Yes, the following is a fantasy, but one based on my over 25 (lost count) transits of one of the tougher pieces of ocean on the frequently-traversed cruising routes.

Let’s say we are three-and-a-half days out of Newport. We left in company with some friends on a typical modern wide boat with a very wide stern.

So far, it has been a reach with the wind in the northwest to north, where it has been since the cold front came through the night before we left, so our large-tushed friend has stuck with us—just about any boat will sail halfway decently on a broad reach.

But now clouds are building and the wind has been veering all day and finally settles into the southeast, blowing 20-knots true, gusting higher, and quickly building a nasty sea, as the east-bound low-pressure area to our north drags a warm front over us.

Bermuda is now dead to windward and still 150 miles away. We strap the boat down, trim the vane gear, and shelter under the hard dodger, as Vincent’s hull form starts to show that this is exactly the conditions he was thinking about when he drew her and engineered her stiff and strong hull.

A few hours after the wind shift, our friends drop below the horizon behind us. Their boat is staggering and rounding up in every gust and being stopped dead and knocked off the wind by every wave.

They are barely making 2-knots good toward Bermuda as we romp on, pointing high, with a velocity made good (VMG) of better than double that, toward the St. Georges Dinghy Club bar.

We chat on the VHF and they tell us that their lightly-built boat is flexing badly and so every hatch and port is leaking, turning the interior into a sodden mess.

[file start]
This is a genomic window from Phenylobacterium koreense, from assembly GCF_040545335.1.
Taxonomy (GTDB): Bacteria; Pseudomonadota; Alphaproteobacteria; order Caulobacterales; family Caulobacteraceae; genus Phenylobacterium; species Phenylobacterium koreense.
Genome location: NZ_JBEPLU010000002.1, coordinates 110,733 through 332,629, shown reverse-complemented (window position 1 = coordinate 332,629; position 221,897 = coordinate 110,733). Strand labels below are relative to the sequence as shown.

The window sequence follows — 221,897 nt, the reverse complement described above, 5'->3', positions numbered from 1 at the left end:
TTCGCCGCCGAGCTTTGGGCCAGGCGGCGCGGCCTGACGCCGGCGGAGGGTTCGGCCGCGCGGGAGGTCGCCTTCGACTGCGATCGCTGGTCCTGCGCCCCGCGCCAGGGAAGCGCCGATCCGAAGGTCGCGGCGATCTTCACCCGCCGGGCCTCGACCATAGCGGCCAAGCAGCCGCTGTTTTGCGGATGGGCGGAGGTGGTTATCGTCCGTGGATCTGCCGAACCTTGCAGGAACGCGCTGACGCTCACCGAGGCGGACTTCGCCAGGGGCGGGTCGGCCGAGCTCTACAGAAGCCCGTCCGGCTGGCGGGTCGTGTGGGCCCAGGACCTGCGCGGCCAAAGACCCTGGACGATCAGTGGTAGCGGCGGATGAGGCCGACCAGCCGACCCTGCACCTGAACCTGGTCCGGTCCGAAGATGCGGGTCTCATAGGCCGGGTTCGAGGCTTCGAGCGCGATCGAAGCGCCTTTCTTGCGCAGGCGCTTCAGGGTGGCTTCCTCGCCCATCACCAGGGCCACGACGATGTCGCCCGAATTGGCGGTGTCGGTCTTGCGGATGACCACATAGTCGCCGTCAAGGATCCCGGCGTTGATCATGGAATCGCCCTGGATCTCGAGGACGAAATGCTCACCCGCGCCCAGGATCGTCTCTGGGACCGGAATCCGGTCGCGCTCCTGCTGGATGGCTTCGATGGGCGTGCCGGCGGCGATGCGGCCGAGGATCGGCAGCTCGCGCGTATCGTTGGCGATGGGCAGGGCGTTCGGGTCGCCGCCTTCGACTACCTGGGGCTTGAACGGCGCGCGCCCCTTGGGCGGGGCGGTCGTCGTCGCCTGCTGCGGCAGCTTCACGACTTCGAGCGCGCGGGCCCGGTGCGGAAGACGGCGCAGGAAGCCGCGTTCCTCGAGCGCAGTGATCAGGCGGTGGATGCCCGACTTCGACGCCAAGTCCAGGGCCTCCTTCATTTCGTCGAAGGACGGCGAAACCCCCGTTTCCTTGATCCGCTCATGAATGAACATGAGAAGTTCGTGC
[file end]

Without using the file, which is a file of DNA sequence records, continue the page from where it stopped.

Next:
And, to further add to their misery, the erratic steering behaviour of the boat is making it impossible to use their vane gear or autopilot, so they are hand steering and getting soaked by every wave while doing it.

A little more than a day later, aided by a bit of tactical cunning playing the veer to the southwest as the cold front comes in, we beat through Town Cut just for the fun of it and tie up to the Bermuda Customs dock, four-and-a-half days out of Newport, and with a powerful thirst that only a Dark ‘n’ Stormy will satisfy.

Four days later our friends are towed in looking battered and bedraggled. Apparently, the slamming and flexing got so bad that they were forced to heave-to for a day, which let a secondary low that formed on the front catch them with its associated gale-force winds.

That resulted in two more days heaved-to before the wind finally veered into the northwest and let them make Bermuda. At least the wind didn’t die completely, as it often does after frontal passage, because the water that was getting into their boat sloshed out of the shallow bilges and flooded all the electrics, taking out the engine.

Just a day dream? Hang out at the Customs dock in Bermuda and you will see many realities that look just like the experience of our imaginary friends.

Not Just For Going To Bermuda